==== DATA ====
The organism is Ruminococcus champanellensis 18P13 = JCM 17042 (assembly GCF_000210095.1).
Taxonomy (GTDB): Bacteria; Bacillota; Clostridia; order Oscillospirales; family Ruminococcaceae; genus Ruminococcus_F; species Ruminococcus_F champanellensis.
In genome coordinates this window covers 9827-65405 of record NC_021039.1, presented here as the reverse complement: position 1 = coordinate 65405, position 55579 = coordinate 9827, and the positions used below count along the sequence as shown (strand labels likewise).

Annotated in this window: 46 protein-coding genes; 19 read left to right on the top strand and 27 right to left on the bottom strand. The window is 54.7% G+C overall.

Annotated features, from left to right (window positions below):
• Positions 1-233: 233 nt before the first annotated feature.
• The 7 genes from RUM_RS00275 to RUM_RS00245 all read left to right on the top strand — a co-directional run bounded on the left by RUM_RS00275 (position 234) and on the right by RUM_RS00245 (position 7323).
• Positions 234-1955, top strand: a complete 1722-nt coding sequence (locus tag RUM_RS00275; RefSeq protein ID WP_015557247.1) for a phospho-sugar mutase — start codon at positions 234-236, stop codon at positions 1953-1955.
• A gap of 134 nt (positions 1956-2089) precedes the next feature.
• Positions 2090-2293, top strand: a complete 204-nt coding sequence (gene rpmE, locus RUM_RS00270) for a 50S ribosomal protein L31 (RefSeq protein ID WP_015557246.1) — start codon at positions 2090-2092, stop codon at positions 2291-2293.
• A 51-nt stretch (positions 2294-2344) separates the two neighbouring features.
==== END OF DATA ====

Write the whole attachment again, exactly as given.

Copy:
The organism is Ruminococcus champanellensis 18P13 = JCM 17042 (assembly GCF_000210095.1).
Taxonomy (GTDB): Bacteria; Bacillota; Clostridia; order Oscillospirales; family Ruminococcaceae; genus Ruminococcus_F; species Ruminococcus_F champanellensis.
In genome coordinates this window covers 9827-65405 of record NC_021039.1, presented here as the reverse complement: position 1 = coordinate 65405, position 55579 = coordinate 9827, and the positions used below count along the sequence as shown (strand labels likewise).

Annotated in this window: 46 protein-coding genes; 19 read left to right on the top strand and 27 right to left on the bottom strand. The window is 54.7% G+C overall.

Annotated features, from left to right (window positions below):
• Positions 1-233: 233 nt before the first annotated feature.
• The 7 genes from RUM_RS00275 to RUM_RS00245 all read left to right on the top strand — a co-directional run bounded on the left by RUM_RS00275 (position 234) and on the right by RUM_RS00245 (position 7323).
• Positions 234-1955, top strand: a complete 1722-nt coding sequence (locus tag RUM_RS00275; RefSeq protein ID WP_015557247.1) for a phospho-sugar mutase — start codon at positions 234-236, stop codon at positions 1953-1955.
• A gap of 134 nt (positions 1956-2089) precedes the next feature.
• Positions 2090-2293, top strand: a complete 204-nt coding sequence (gene rpmE, locus RUM_RS00270) for a 50S ribosomal protein L31 (RefSeq protein ID WP_015557246.1) — start codon at positions 2090-2092, stop codon at positions 2291-2293.
• A 51-nt stretch (positions 2294-2344) separates the two neighbouring features.